Protect Your Own Health and Your Family’s Health by Knowing Your Rights

by Lindy Korn, Esq.

It’s no secret that the burden of caretaking typically falls on women. But new research suggests that when moms experience stress in the workplace, it has a significant effect on their ability to parent. The study, titled “Uncivil Workplace, Uncivil Home: Workplace Incivility and Harmful Parenting Behavior,” found that moms who deal with rude, hostile work situations often adopt strict and inflexible parenting strategies that can be harmful to their children.

The study, presented at the American Psychological Association (APA) annual meeting, defined workplace incivility as behavior that is rude, disrespectful, impolite, or that violates workplace norms of respect. It also found that workplace incivility was linked to compromised job performance, increased stress, an ability to make decisions, and feeling inadequate when it comes to parenting.

It is important for working women and men to be aware of particularly hostile situations that are inconsistent with their rights, and to know about the laws that protect them. For example, an employer cannot:

  • discriminate against you or harass you because you have children under the age of 18
  • refuse to hire or promote you, pay you less, or take other negative action against you simply because you have children
  • fire you for adopting a child, implying you will be less dedicated to your work
  • refuse to hire you just because you are a single parent
  • refuse to provide you with an alternate, more flexible, work schedule if one is routinely offered to workers without caregiving responsibilities
  • discriminate against you based on your immigration or citizenship status
  • decide against hiring you because you are pregnant or have children, are seeking to become a foster parent, or arecaring for a grandchild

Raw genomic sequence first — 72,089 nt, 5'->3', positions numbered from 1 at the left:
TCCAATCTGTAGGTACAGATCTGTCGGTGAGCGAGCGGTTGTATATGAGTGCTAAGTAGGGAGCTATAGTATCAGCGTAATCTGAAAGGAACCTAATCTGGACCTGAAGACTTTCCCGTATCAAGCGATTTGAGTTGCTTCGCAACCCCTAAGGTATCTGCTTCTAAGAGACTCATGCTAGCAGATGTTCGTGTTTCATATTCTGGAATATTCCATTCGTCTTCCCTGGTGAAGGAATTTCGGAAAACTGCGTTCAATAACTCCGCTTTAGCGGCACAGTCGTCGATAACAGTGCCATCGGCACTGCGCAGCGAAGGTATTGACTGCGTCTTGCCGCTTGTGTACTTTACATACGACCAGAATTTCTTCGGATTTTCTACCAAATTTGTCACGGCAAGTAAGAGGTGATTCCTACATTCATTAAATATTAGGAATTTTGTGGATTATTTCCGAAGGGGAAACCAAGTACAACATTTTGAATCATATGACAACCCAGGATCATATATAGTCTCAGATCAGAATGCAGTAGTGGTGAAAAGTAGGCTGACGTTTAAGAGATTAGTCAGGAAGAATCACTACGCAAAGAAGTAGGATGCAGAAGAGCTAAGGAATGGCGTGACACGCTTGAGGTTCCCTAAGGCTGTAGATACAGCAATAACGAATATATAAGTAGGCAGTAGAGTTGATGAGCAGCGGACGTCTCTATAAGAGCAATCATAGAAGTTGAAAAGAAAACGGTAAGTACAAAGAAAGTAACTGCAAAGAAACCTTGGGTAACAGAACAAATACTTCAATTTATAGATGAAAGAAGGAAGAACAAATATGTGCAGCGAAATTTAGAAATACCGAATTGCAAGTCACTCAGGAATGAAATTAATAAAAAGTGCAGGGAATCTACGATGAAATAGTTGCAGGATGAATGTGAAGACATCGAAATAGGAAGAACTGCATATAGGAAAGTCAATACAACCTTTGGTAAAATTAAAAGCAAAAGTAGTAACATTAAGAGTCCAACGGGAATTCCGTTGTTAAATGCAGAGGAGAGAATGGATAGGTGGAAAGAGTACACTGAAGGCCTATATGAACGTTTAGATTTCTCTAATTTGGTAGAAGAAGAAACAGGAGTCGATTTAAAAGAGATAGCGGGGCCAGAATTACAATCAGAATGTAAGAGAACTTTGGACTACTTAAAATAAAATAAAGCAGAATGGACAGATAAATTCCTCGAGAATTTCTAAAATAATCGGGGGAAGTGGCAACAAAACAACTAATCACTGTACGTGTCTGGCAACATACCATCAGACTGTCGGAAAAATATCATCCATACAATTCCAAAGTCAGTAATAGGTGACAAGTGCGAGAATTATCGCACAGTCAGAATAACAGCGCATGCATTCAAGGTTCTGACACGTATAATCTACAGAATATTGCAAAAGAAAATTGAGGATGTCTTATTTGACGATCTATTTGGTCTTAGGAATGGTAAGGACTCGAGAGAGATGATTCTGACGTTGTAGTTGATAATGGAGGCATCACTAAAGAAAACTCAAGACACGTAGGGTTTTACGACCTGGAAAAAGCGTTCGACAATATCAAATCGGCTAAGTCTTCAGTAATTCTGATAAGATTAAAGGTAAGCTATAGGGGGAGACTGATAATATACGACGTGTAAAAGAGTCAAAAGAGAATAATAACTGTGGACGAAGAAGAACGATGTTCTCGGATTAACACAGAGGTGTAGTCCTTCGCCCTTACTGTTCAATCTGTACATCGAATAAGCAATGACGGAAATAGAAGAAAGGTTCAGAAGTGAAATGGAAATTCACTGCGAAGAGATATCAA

• express the belief that mothers especially should stay home with their children
  • discriminate against you because you have too many children
  • fail to promote you because you may become pregnant or plan to adopt a child, thinking you won’t work as hard

New York law prohibits familial status and pregnancy discrimination in the workplace, and recognizes “caregiver status” as a protected class. While federal law does not outlaw discrimination based on familial status, you may still be protected by Title VII of the Civil Rights Act of 1964, the Americans with Disabilities Act (ADA), and the Family and Medical Leave Act (FMLA). For example, if you take twelve weeks of unpaid leave due to the birth or adoption of a child, or to care for a very ill relative, and experience discrimination after returning from medical leave, you may have grounds for a lawsuit. Learn more at

The past year has presented extraordinary challenges for parents who are balancing working from home with managing caretaking, parenting, and schooling their children. As employers, we need to be kinder. And, as parents and caretakers, we need to know what is, and is not, acceptable behavior.

Lindy Korn, Esq. is an attorney in Buffalo and advocate of her client’s rights regarding family and medical leave, discrimination, and more. Visit or call 716-856-KORN.